Galbraith’s ability to ‘forecast’ the market turn is not shared by all. Samuelson (1979) admits that: “playing as I often do the experiment of studying price profiles with their dates concealed, I discovered that I would have been caught by the 1929 debacle.” For many, the collapse from 1929 to 1933 was neither foreseeable nor inevitable.

The stock price increases leading to October 1929, were not driven solely by fools or speculators. There were also intelligent, knowledgeable investors who were buying or holding stocks in September and October 1929. Also, leading economists, both then and now, could neither anticipate nor explain the October 1929 decline of the market. Thus, the conviction that stocks were obviously overpriced is somewhat of a myth.

The nation’s total real income rose from 1921 to 1923 by 10.5% per year, and from 1923 to 1929, it rose 3.4% per year. The 1920s were, in fact, a period of real growth and prosperity. For the period of 1923-1929, wholesale prices went down 0.9% per year, reflecting moderate stable growth in the money supply during a period of healthy real growth.

Examining the manufacturing situation in the United States prior to the crash is also informative. Irving Fisher’s Stock Market Crash and After (1930) offers much data indicating that there was real growth in the manufacturing sector. The evidence presented goes a long way to explain Fisher’s optimism regarding the level of stock prices. What Fisher saw was manufacturing efficiency rapidly increasing (output per worker) as was manufacturing output and the use of electricity.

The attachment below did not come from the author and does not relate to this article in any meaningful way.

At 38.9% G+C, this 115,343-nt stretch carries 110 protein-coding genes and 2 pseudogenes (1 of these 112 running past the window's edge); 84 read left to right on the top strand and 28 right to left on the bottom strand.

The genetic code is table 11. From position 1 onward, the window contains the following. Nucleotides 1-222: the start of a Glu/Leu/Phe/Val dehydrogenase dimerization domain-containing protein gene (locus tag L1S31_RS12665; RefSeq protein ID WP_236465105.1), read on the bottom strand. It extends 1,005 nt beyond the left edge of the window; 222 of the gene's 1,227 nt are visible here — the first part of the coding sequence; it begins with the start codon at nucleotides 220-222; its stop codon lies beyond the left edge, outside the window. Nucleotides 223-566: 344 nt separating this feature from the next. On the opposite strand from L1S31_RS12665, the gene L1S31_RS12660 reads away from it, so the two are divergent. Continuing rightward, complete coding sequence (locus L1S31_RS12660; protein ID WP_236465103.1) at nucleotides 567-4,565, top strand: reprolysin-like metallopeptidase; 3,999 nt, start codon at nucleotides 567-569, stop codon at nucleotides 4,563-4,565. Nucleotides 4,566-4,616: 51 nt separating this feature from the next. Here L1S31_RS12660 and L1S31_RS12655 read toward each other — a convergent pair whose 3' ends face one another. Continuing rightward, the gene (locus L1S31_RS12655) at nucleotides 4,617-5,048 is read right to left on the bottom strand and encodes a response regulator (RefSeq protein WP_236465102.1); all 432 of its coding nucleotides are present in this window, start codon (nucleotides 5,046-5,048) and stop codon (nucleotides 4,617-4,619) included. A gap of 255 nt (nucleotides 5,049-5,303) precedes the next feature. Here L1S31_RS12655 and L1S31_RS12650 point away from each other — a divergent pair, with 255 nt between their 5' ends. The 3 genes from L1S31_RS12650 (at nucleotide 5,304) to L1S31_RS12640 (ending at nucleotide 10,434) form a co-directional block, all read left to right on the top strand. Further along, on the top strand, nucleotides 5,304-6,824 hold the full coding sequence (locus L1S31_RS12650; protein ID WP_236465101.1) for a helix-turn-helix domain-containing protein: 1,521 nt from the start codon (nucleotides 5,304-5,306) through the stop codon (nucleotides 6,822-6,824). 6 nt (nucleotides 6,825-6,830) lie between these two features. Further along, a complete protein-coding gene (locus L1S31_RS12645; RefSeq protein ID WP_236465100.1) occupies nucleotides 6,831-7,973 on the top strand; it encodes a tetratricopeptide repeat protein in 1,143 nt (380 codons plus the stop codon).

The financial fundamentals of the markets were also strong. During 1928, the price-earnings ratio for 45 industrial stocks increased from approximately 12 to approximately 14. It was over 15 in 1929 for industrials and then decreased to approximately 10 by the end of 1929. While not low, these price-earnings (P/E) ratios were by no means out of line historically. Values in this range would be considered reasonable by most market analysts today. For example, the P/E ratio of the S & P 500 in July 2003 reached a high of 33 and in May 2004 the high was 23.